I used to drink only regular coffee, and lots of it, but in recent years if I have to be careful not to get too much caffeine. After enduring a racing heart and shaky hands, I quickly learned to limit my intake. Caffeine after about 3:00 in the afternoon keeps me awake during the night. It's a bummer, but those are the most common signs for me that I've drunk too much coffee. Here's a cartoon I saw recently that makes me smile.

picture of views of an all-nighter

In my files I found a list of other ways people can know they drink too much coffee.

You know you're drinking too much coffee when...

...Juan Valdez has named his donkey after you.

...you can ski uphill.

...you get a speeding ticket even when you're parked.
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picture of McDo sign

Being a person who likes to leave things better than I found them, I have never understood the mentality that does graffiti or other forms of vandalism. Some "graffiti artists" might argue that they are trying to improve things by leaving something eye catching behind, but many of them do not leave something good behind. Much of graffiti is vulgar and unsightly, seeking to show disrespect or to draw attention to the vandals themselves, and most people do not appreciate having their property defaced or having to clean up graffiti. In this post I am in no way trying to encourage or excuse vandalism, but since graffiti happens, I will try to look at some of the effects that are actually interesting or even beautiful. Some graffiti is quite creative ... if only that creativity could be directed into more acceptable activity....

I'll start off with some that are really pretty cool.

Here's a staircase illusion.

picture of graffiti

Here is some modern art done by someone named Banksy, a British street artist with an international reputation.
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No Nursing Home for Me!

picture of nursing home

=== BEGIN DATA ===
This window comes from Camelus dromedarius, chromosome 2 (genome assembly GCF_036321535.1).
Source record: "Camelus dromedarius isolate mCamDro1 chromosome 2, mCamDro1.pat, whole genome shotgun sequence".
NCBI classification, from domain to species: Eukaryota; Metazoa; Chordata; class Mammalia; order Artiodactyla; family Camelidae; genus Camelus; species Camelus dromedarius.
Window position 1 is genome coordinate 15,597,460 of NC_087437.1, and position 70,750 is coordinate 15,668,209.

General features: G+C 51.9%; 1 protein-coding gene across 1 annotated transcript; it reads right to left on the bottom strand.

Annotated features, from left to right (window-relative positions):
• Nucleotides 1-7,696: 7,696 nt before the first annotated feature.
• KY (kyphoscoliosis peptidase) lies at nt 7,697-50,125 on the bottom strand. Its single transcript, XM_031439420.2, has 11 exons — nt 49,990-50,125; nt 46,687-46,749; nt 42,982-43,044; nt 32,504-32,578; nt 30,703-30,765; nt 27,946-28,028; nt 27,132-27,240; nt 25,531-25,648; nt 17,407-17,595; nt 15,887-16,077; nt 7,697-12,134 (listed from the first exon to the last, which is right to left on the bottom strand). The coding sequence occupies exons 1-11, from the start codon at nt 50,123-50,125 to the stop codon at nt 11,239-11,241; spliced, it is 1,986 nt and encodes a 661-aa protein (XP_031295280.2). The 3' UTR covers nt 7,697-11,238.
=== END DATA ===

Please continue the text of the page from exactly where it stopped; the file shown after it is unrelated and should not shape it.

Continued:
Let's see the hands of all of you out there who want to live in a nursing home! I don't imagine I would see many raised on that one. And that's not surprising. Many people do not even like to visit someone in a nursing home. Living in a nursing home is something that most people dread and hope will never happen to them. But it has become a reality for many and is often their best and only option.

It may have slipped by some of us that this past week — May 9 - 15 — was National Nursing Home Week. My mom lives in a nursing home in Bowling Green, Ohio. It's a very well run facility with very nice staff, and she's happy and safe there. It's really her only option with some of her present special needs.

When we go on trips, we usually stay with family. When we do stay in hotels, which is rare, we thoroughly enjoy some of the amenities there that we don't have at home. As nice and well run as nursing homes and hotels are, though, we prefer living in our home. Thoughts of nursing homes and hotels reminded me of something I've had in my files for a long time.

No Nursing Home for Me!

picture of Holiday Inn logo

With the average cost for a nursing home reaching $209.00 per day (in 2008), there is a better way to spend our savings, when we get old and feeble. Someone has already checked on reservations at the Holiday Inn for a combined long term stay discount and a senior discount. It comes to only $70.23 per night.

That leaves you $138.77 a day for the following, most of which is already free: